St. Louis Post-Dispatch Calls for Skill Gaming Crackdown

Posted on: September 12, 2023, 08:57h. 

Last updated on: September 12, 2023, 07:39h.

The St. Louis Post-Dispatch, Missouri’s most circulated newspaper, is calling on law enforcement in St. Louis County and across the Show-Me State to crack down on unregulated video skill gaming machines.

Missouri skill gaming no-chance machines
Dave McCall of St. Louis plays a no-chance skill gaming machine at the South Public Market in 2019. The St. Louis Post-Dispatch is calling on state and local law enforcement to crack down on the controversial gaming machines. (Image: St. Louis Post-Dispatch)

Skill gaming machines are an escalating concern in many parts of the U.S., including in Pennsylvania and Virginia. Controversial gaming machines have also proliferated inside convenience stores and restaurants in Missouri.

Unlike a regulated slot machine found on one of the state’s 13 riverboat casinos, where a gambler makes a bet, and the terminal automatically reveals if the player won or lost, a skill gaming machine functions quite differently. In Missouri, skill games are often labeled as “No-Chance Games,” where the player can see the outcome of the next play before making a bet.

In games like “Play & Win,” the player can see if the next play will win. The games require the players to lose first to reach a winning play. The difference, backers of the machines say, renders them immune from gambling regulations because the player knows the next outcome, and the activity doesn’t constitute a game of chance.

Media Plea

Missouri Gov. Mike Parson (R) and the state’s top legal official, Attorney General Andrew Bailey (R), have shown little interest in cracking down on the controversial skill gaming machine terminals.

Bailey recused himself from a recent lawsuit brought by skill gaming manufacturer Torch Electronics — the leading manufacturer of skill games in Missouri — against the Missouri State Highway Patrol. He did so on allegations of harassment and a “concerted campaign of threats” against the company and its clients that house the machines. Torch has donated extensively to Parson and Bailey’s political campaigns.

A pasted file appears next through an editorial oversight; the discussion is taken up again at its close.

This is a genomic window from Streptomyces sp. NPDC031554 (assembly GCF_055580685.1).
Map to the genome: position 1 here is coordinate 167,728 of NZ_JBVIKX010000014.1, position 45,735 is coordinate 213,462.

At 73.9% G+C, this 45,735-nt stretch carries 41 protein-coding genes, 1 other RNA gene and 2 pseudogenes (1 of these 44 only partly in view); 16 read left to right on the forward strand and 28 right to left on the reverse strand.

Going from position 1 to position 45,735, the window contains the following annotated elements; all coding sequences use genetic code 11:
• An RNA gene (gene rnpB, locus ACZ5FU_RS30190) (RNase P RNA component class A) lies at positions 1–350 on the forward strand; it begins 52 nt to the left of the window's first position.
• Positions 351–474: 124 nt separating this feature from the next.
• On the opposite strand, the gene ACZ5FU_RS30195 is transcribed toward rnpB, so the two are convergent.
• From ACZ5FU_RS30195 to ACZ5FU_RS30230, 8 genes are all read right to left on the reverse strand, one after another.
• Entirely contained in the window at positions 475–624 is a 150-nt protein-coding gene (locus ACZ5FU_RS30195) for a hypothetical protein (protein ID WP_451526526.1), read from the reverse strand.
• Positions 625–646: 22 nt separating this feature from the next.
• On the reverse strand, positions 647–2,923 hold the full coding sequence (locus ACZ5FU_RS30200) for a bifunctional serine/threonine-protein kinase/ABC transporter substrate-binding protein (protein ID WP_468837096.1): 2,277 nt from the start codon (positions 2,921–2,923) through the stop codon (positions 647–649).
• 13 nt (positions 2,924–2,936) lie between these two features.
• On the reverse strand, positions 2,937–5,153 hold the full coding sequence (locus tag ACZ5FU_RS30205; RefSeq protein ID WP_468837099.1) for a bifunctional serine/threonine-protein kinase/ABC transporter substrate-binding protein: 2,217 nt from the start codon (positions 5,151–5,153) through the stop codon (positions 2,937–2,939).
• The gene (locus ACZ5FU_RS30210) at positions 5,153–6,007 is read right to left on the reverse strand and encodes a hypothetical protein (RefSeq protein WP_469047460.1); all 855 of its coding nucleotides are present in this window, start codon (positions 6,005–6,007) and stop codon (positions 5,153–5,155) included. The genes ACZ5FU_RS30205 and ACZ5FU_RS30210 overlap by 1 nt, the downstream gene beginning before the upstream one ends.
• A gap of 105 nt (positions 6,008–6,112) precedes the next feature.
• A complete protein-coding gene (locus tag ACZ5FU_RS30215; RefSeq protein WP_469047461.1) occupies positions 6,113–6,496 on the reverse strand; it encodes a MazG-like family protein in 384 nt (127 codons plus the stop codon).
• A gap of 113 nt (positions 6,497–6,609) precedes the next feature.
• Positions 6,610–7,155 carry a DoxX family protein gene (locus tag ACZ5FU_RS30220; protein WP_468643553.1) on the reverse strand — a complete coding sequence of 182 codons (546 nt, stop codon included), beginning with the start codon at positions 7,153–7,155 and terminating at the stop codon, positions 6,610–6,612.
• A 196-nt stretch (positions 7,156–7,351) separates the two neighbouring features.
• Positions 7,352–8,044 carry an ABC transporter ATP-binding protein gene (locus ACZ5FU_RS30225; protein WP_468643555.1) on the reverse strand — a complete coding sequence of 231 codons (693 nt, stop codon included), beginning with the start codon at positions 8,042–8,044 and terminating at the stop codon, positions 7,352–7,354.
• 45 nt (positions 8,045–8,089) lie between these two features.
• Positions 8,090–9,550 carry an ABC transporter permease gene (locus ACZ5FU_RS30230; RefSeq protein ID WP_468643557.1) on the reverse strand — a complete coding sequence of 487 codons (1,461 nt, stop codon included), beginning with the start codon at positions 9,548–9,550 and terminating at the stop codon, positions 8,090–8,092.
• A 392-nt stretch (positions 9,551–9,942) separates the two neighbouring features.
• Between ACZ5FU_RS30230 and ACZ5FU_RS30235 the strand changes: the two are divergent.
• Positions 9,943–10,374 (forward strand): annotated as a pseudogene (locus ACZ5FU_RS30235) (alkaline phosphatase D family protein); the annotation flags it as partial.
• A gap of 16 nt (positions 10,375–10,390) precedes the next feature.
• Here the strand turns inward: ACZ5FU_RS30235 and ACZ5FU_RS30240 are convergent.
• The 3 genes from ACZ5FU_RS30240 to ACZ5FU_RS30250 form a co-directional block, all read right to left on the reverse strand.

A separate lawsuit against Torch brought by seven individuals who self-excluded themselves from the state’s regulated casinos — but accessed the company’s skill gaming machines and lost money — was dismissed last month. U.S. District Judge Brian Wimes said the case was unwarranted because the plaintiffs had the option not to play the games.

The editorial board of the St. Louis Post-Dispatch says the lawsuit nonetheless shows how the unregulated machines pose a considerable threat to the public, as the machines provide no consumer protections or regulatory safeguards.

“They are undoubtedly pulling business away from the state’s licensed casinos — while paying none of the gaming taxes for education that the casinos pay and facing none of the regulation to ensure the fairness of the games, nor to mitigate gambling addiction, nor to prevent children from playing,” the op-ed read.

“Far from trying to hide what they’re doing, the industry is openly lobbying in Jefferson City for the right to be left alone, state law be damned. They’re even suing the Missouri Highway Patrol for daring to investigate their obvious lawbreaking,” the editorial continued.

Entertainment Claim Rejected

Torch Electronics asserts that skill or no-chance gaming machines are forms of entertainment that allow customers to win some cash. The manufacturer also contends that the machines keep customers inside the small and local businesses longer, generating more revenue for the business owners. The machines’ profits are also shared with the host establishment.

But the St. Louis Post-Dispatch editorial board says those claims carry little weight.

“Their specious argument is that these machines don’t actually constitute gambling. As if the patrons who routinely stand around plunking their money into the machines are doing so for ‘entertainment,’ and not because a certain percentage of them will get more money back. Please,” the editorial concluded.